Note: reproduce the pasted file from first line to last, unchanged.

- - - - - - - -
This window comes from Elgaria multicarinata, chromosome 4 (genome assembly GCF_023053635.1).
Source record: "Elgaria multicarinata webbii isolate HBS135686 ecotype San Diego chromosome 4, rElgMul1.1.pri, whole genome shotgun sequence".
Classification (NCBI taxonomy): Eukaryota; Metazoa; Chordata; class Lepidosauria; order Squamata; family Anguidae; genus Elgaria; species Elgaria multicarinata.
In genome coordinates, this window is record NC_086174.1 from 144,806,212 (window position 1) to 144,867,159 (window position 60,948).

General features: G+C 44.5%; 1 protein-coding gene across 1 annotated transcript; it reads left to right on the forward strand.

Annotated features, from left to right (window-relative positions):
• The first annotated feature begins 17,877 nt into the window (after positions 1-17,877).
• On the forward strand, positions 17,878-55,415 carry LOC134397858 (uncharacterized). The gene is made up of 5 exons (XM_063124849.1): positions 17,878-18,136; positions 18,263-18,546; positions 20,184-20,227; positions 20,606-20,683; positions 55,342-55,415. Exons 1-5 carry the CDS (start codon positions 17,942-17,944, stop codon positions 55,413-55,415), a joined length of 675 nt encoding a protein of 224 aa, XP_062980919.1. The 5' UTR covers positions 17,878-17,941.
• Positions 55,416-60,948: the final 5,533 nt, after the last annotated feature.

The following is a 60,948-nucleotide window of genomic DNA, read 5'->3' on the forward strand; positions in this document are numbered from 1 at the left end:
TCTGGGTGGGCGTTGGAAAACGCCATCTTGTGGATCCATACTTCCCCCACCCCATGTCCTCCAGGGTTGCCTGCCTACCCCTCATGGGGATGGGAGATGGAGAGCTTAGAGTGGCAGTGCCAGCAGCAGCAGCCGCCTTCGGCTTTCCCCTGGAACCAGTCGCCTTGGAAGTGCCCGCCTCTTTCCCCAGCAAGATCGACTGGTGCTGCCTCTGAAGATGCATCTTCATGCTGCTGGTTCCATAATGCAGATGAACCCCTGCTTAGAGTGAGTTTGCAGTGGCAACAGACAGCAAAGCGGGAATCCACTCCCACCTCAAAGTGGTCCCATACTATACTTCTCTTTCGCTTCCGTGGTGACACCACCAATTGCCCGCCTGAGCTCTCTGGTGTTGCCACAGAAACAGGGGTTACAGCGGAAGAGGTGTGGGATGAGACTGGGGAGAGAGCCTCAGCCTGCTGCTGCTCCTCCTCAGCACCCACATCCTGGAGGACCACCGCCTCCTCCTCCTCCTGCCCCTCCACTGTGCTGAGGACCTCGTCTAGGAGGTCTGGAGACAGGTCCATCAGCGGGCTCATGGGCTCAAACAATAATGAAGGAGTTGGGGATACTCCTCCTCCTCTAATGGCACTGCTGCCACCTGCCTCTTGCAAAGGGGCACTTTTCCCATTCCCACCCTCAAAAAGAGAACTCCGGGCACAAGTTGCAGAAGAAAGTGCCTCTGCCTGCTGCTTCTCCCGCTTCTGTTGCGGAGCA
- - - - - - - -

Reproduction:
This window comes from Elgaria multicarinata, chromosome 4 (genome assembly GCF_023053635.1).
Source record: "Elgaria multicarinata webbii isolate HBS135686 ecotype San Diego chromosome 4, rElgMul1.1.pri, whole genome shotgun sequence".
Classification (NCBI taxonomy): Eukaryota; Metazoa; Chordata; class Lepidosauria; order Squamata; family Anguidae; genus Elgaria; species Elgaria multicarinata.
In genome coordinates, this window is record NC_086174.1 from 144,806,212 (window position 1) to 144,867,159 (window position 60,948).

General features: G+C 44.5%; 1 protein-coding gene across 1 annotated transcript; it reads left to right on the forward strand.

Annotated features, from left to right (window-relative positions):
• The first annotated feature begins 17,877 nt into the window (after positions 1-17,877).
• On the forward strand, positions 17,878-55,415 carry LOC134397858 (uncharacterized). The gene is made up of 5 exons (XM_063124849.1): positions 17,878-18,136; positions 18,263-18,546; positions 20,184-20,227; positions 20,606-20,683; positions 55,342-55,415. Exons 1-5 carry the CDS (start codon positions 17,942-17,944, stop codon positions 55,413-55,415), a joined length of 675 nt encoding a protein of 224 aa, XP_062980919.1. The 5' UTR covers positions 17,878-17,941.
• Positions 55,416-60,948: the final 5,533 nt, after the last annotated feature.

The following is a 60,948-nucleotide window of genomic DNA, read 5'->3' on the forward strand; positions in this document are numbered from 1 at the left end:
TCTGGGTGGGCGTTGGAAAACGCCATCTTGTGGATCCATACTTCCCCCACCCCATGTCCTCCAGGGTTGCCTGCCTACCCCTCATGGGGATGGGAGATGGAGAGCTTAGAGTGGCAGTGCCAGCAGCAGCAGCCGCCTTCGGCTTTCCCCTGGAACCAGTCGCCTTGGAAGTGCCCGCCTCTTTCCCCAGCAAGATCGACTGGTGCTGCCTCTGAAGATGCATCTTCATGCTGCTGGTTCCATAATGCAGATGAACCCCTGCTTAGAGTGAGTTTGCAGTGGCAACAGACAGCAAAGCGGGAATCCACTCCCACCTCAAAGTGGTCCCATACTATACTTCTCTTTCGCTTCCGTGGTGACACCACCAATTGCCCGCCTGAGCTCTCTGGTGTTGCCACAGAAACAGGGGTTACAGCGGAAGAGGTGTGGGATGAGACTGGGGAGAGAGCCTCAGCCTGCTGCTGCTCCTCCTCAGCACCCACATCCTGGAGGACCACCGCCTCCTCCTCCTCCTGCCCCTCCACTGTGCTGAGGACCTCGTCTAGGAGGTCTGGAGACAGGTCCATCAGCGGGCTCATGGGCTCAAACAATAATGAAGGAGTTGGGGATACTCCTCCTCCTCTAATGGCACTGCTGCCACCTGCCTCTTGCAAAGGGGCACTTTTCCCATTCCCACCCTCAAAAAGAGAACTCCGGGCACAAGTTGCAGAAGAAAGTGCCTCTGCCTGCTGCTTCTCCCGCTTCTGTTGCGGAGCA